Much monitoring by using the data loggers that Tim talked about in the last blog they collect moisture and temperature from both inside the piles and from under them. Along with the data loggers there is a bunch of pipes that house GAC (Granulated Activated Carbon) which basically is to soak up any volatile fumes to be tested at a later date. Along with that there is also sample bentonite clay liners and the plastic cut into squares layed under the liner so to be tested later to see how well they are working at containing the contaminates. One of the bad things about running the experiments is sometimes you get the shitty jobs too like Dr Bec here below. One of the experiments involved running this pipe under the liner and over night it had snowed next day got nice and warm and well Bec went for a little swim!!!

video

On top of the pile there is also pipework which has holes in it. Tim would explain it that the pipework is connected to a blower i prefer to explain it the opposite. Its connected to a vacuum which will suck the air through the pile and run it through a GAC (Granulated Activated Carbon) filter to filer off the volatile fumes from the piles, shesh i need to carry these scientists at times!! LOL

On the pipe work we crushed some of the contaminated material as small as the crusher would let us and this we used as a protective layer on the pipes and the blow picture is Bec sampling the material once it had been all layed out all prety like!!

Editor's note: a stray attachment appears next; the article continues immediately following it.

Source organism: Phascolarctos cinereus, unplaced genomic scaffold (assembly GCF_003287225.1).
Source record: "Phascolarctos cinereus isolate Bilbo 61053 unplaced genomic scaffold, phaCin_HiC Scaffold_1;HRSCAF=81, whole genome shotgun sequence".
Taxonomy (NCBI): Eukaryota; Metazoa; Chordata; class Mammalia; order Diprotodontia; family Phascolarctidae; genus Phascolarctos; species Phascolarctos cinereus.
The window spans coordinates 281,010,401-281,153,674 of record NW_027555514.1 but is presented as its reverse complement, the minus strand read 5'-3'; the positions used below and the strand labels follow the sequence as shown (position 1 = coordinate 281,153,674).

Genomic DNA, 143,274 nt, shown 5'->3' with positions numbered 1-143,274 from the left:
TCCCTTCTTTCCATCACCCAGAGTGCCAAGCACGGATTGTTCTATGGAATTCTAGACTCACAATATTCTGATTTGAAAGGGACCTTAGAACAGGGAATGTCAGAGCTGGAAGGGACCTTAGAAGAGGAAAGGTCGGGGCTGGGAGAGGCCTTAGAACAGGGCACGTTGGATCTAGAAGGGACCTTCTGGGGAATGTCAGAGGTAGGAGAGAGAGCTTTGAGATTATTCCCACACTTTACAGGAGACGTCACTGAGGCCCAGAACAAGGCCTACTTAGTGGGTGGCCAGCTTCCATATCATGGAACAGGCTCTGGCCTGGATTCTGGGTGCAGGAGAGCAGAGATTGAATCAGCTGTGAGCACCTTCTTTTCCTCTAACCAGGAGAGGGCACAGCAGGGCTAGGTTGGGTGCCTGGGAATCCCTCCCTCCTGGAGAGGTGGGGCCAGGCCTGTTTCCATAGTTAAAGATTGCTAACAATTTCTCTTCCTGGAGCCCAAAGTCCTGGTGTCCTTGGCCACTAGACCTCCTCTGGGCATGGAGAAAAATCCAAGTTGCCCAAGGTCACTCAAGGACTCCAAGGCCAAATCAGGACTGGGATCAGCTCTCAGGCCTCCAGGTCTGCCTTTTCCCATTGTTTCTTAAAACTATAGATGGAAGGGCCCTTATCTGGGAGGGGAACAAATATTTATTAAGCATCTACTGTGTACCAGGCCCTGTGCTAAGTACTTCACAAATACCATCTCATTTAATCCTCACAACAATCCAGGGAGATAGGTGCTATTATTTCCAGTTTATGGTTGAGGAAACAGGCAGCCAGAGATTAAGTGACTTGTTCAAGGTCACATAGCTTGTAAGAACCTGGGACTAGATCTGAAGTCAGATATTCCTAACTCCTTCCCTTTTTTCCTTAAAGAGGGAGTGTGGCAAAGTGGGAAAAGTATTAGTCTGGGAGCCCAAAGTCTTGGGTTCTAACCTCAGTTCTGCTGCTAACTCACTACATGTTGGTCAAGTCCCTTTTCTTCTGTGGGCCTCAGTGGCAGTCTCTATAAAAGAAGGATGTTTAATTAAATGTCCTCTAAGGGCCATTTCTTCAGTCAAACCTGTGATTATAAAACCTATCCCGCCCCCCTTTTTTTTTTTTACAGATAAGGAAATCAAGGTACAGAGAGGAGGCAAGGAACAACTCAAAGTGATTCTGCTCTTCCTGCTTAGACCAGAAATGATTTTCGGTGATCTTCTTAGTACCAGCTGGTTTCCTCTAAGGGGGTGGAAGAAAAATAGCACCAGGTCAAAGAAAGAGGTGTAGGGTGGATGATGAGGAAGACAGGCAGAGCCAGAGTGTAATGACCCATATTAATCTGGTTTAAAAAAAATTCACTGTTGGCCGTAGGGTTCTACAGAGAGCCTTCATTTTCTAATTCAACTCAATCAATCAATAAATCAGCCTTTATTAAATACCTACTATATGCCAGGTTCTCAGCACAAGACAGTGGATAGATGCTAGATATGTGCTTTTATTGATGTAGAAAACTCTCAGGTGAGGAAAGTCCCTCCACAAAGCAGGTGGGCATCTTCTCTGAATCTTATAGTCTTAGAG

Ill in the coming weeks ill get Bec to explain in more detail about the bio piles and how they work in all edumicated language.

So the next video is one of Dr Mary Christmas fancy pants Kate (LONG STORY and ill let her explain that one one day) explaining the original experiment of the barrier.

video

Here is a somewhat unheard of member of the team Tom, now i haven't got a nick name for young Tom yet he thinks i should call him the enigma but I'm not too sure about that.


video

There is also a interesting blurb and video on the Antarctic Division web site from Tim Spedding who is in charge of this project down here and think you guys might find it interesting...........................


Think that's enough Science for you all this week so ill move on............This week i thought is was kind of over due for a little tidy up yep i cut my hair. Amber the same girl from last weeks video cut it using the same tried and not so trusted technique of twist and hack. So here is the side show bob before picture......


Now the after...............


Not so frightening now am i....................

Then that wasn't good enough i needed more..................and as i had been given a fair bit of grief about the Santa beard i thought it was time for that to go too.


Yep that's just the hair from my face and nothing more................


Ahhhhhh back to normal well as normal as things go for me anyway. Time now for Santa mark 2 as it is quite surprising how well the beard dose at cutting down the cold air off the face besides the fashion statement it sets. So Ive had my shave the only one for the season now its time to go feral again!!!

So yesterday, Saturday we normally finish work around 12 and after that a small group of us had  the opportunity to head over to Shirley Island to have a look at what had been stinking the station out this week. The area where i have been working is next to the poo palace and with the wind blowing from the direction of Shirley Island for most of the week the poo palace actually smells better. 

The only way over there at the moment is via IRB so it was a nice ride over there, until you get down wind from the island and the smell kinda takes over a little. Below is a pic of the Penguin "RUN OFF"